In Paris, when Naomi Campbell wobbled like a new-born deer in those notorious Vivienne Westwood platform heels, then fell on her butt as the paps leaned in with cameras flashing, she performed an act of universal comedy. Theorists have come up with various possible answers as to why the sight of someone falling over has been funny throughout culture and history. Henri Bergson thought that laughing at out-of-the-ordinary behaviour is a way of making everyone else follow the rules, while Freud believed that humour is a release from rational thought. Encircled by a big pink feather boa, 23-year-old Naomi laughed it off, got back up and completed the walk. She may have unwittingly given herself a big career boost. In 1966, psychologist Elliot Aronson identified the Pratfall Effect, the way people (and things) can seem more appealing when they are at ease with their mistakes. Psychological studies confirming the phenomenon have ranged from the increased appeal of job applicants who admit past errors to the allure of imperfect biscuits. However foolish you might feel landing on your bum, if you handle it right, chances are you’ll come over as more honest, trustworthy and real.
or flying in the void.


“Don’t let yourself be hurt this time,” purrs Julee Cruise, like the voice of your subconscious in one of the 1990s’ defining hits, Falling. The chorus of “Falling/ Falling/ Are we falling in love?” – delivered in a layered, spacy soundscape, is more like a druggy bad dream than a declaration of stonking romance. The song’s power, though, is all about its context. It’s impossible to think of Falling outside of Twin Peaks, the TV show it was created for, and David Lynch, who penned the lyrics. As the writer David Foster Wallace had it, being Lynchian is all about jarring and surreal contrasts, which is how Cruise’s gigs are staged in the show: otherworldly apparitions in its logging town Roadhouse. But the track’s significance goes beyond off-kilter effects. Lynch’s perennial subjects are innocence and evil – particularly the kind lurking in shadows cast by cosy suburban picket fences. In Twin Peaks’ tale of a picture-perfect high-school homecoming queen with a secret dark side, Cruise’s song seems to be less about our modern notion of falling in love than The Fall in Eden. The sexual side of original sin has been drawn out in countless depictions of women, from Cranach’s saucy Eves to Hollywood’s femme fatales, types Lynch probes through Twin Peaks’ central mystery girl, Laura Palmer.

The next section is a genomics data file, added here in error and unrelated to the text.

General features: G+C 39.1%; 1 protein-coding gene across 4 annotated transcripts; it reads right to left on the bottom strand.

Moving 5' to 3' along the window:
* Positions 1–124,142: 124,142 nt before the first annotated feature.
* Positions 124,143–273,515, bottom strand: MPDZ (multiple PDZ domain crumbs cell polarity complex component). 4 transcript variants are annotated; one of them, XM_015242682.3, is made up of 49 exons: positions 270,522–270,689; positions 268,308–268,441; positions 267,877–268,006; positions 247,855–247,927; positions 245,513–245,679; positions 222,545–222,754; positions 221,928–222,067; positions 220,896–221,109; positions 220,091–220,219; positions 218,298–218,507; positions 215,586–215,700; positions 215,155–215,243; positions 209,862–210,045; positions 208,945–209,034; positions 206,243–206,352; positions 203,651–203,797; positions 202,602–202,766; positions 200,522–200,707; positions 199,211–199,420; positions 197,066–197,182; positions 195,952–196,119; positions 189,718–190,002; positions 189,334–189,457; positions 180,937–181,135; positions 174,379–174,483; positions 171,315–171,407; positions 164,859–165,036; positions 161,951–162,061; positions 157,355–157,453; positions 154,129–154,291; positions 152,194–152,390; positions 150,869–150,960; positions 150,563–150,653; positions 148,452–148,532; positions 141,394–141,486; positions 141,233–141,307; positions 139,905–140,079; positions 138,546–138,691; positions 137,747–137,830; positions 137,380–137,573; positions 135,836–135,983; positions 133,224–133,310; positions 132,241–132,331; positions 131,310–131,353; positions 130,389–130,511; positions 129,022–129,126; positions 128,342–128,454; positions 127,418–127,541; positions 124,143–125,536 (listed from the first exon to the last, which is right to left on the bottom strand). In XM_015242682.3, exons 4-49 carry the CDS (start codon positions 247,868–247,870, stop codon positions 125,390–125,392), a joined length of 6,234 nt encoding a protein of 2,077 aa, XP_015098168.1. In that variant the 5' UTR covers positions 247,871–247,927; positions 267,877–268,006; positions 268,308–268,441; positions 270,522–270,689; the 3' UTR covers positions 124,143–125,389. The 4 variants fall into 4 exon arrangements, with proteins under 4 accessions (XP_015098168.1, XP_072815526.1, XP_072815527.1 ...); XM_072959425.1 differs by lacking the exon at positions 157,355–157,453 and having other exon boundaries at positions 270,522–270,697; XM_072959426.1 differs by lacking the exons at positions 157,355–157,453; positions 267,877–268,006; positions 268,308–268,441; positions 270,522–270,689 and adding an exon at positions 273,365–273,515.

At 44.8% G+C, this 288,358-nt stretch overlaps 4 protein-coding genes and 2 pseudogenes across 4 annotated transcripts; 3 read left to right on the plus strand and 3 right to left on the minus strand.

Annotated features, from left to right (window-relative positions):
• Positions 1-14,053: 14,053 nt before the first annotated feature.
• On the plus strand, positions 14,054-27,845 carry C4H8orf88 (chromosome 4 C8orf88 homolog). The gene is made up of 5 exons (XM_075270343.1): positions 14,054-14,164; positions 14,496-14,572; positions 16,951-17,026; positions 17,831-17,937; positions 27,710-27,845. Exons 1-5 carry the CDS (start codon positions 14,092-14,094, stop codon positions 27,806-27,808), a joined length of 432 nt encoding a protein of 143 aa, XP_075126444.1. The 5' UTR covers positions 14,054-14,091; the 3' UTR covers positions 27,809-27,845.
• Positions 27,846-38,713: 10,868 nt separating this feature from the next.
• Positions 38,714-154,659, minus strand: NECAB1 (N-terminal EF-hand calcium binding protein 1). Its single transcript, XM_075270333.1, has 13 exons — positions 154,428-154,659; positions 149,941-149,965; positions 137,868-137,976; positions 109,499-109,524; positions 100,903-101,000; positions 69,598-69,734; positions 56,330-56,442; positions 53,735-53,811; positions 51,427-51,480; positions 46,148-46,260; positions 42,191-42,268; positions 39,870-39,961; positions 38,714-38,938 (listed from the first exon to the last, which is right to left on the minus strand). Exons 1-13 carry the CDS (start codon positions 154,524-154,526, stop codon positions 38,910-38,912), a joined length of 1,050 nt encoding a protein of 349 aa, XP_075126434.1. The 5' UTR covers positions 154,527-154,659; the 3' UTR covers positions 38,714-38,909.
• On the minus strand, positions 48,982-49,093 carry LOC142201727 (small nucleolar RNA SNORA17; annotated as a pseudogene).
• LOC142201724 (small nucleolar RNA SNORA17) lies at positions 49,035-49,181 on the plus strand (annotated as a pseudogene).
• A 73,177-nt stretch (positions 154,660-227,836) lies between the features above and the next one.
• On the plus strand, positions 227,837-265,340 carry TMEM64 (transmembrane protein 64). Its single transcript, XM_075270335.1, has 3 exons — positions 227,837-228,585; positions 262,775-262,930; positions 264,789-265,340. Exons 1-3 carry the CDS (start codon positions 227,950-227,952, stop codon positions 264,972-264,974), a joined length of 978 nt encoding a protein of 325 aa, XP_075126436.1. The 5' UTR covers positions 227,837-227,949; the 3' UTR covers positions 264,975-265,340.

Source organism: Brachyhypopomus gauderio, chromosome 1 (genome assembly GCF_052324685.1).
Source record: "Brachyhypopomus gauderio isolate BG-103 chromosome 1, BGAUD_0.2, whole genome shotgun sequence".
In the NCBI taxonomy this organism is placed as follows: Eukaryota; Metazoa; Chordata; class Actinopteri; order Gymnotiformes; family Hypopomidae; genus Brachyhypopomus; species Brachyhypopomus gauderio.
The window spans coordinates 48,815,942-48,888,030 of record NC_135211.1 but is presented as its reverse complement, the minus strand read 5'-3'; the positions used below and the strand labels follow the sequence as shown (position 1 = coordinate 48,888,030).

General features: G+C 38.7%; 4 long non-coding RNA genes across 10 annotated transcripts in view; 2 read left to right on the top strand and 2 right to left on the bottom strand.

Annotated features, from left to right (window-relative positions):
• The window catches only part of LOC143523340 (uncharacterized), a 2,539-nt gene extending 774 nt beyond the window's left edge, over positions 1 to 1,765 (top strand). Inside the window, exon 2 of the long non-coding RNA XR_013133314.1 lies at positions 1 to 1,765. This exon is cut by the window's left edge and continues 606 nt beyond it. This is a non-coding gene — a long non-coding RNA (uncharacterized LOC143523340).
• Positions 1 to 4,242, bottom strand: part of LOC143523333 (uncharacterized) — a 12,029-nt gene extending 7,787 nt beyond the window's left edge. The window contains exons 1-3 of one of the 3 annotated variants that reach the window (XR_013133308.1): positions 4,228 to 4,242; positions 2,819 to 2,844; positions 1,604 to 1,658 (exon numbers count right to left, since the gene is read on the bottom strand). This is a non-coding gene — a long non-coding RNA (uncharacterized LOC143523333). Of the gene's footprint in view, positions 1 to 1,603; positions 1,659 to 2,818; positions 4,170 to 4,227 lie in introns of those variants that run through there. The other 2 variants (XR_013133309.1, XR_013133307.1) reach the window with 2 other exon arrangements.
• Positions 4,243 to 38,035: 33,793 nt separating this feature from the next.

The Elder’s Landscape with
The Fall of Icarus, C1555

There has probably been an Icarus in every culture throughout history: the guy undone by having ideas above his station. This Greek boy literally aimed too high when he flew too close to the sun. His father, Daedalus, was an inventor talented enough to try and change our biological destiny by giving us wings. He did so out of necessity, to set himself and Icarus free (they’d been imprisoned on Crete by King Minos). Icarus got carried away with the pleasures of flight; the wax holding his wings together melted and he plunged into the sea. As a parable for our own time of technological, medical and economic advancement brought low by age-old Mother Nature, it rings loud as a death knell. Yet Pieter Breughel the Elder’s 1555 Landscape with the Fall of Icarus takes the subject in an entirely different direction. The focus is the everlasting landscape and its everyday inhabitants: the farmer with his eyes steadily fixed on the earth he ploughs, the shepherd looking to the clouds perhaps to check the weather rather than daydream, the busy fisherman, the merchant’s ship. Icarus is just an irrelevant pair of thrashing legs in the sea in the picture’s lower corner. The tragedy of his failed aspirations is a blip. Life, and workaday mankind, prevails. As WH Auden wrote in his poem about the painting, the ship “sails calmly on”.

or flying in the void…

photography SHINI PARK
art direction CAMILO GONZÁLEZ


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Featured in Issue No. 4 Falling
How much richer for writers and artists – Titian, Albert Camus, Alicia Keys – is the idea of falling than its Thatcherite counterpart, rising? Even the fear of falling is delicious, as you wonder how you ever lost control, what is this feeling, and where will it end?